Behavioral experiments indicate that infants aged 4 ½ months or older possess an early “number sense” that allows them to detect changes in the number of objects. However, the neural basis of this ability was previously unknown. This week in the online journal PLoS Biology, Véronique Izard, Ghislaine Dehaene-Lambertz, and Stanislas Dehaene provide brain imaging evidence showing that very young infants are sensitive to both the number and identity of objects, and these pieces of information are processed by distinct neural pathways.
The authors recorded the electrical activity evoked by the brain on the surface of the scalp as 3-months-old infants were watching images of objects. The number or identity of objects occasionally changed. The authors found that the infant brain responds to both changes, but in different brain regions, which map onto the same regions that activate in adults. These results show that very young infants are sensitive to small changes in number, and the brain organization that underlies the perception of object number and identity are established early during development.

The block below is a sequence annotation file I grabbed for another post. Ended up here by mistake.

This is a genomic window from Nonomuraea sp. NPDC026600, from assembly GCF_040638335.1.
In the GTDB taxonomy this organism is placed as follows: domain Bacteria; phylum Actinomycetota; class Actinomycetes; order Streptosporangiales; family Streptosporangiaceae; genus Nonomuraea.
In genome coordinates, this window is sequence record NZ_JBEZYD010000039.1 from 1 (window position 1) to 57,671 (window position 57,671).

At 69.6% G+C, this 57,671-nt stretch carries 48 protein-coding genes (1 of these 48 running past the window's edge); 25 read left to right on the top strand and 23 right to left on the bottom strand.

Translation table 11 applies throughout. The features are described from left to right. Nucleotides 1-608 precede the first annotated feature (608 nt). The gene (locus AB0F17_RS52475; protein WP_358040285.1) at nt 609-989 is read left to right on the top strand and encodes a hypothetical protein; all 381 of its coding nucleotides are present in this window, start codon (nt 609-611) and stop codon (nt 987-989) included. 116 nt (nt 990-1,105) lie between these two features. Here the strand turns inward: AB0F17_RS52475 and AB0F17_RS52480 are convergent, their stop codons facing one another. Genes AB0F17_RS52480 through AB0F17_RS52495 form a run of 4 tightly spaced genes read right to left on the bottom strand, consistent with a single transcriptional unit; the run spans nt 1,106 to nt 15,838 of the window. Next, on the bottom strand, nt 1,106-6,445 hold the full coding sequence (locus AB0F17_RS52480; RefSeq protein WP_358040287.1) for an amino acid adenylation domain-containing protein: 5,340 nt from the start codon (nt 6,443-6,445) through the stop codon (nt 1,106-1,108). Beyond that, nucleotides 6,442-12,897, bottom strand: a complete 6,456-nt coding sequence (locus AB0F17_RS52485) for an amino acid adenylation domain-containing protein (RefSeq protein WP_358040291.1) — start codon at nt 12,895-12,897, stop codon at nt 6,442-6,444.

Citation: Izard V, Dehaene-Lambertz G, Dehaene S (2008) Distinct cerebral pathways for object identity and number in human infants. PLoS Biol 6(2): e11. doi:10.1371/journal. pbio.0060011
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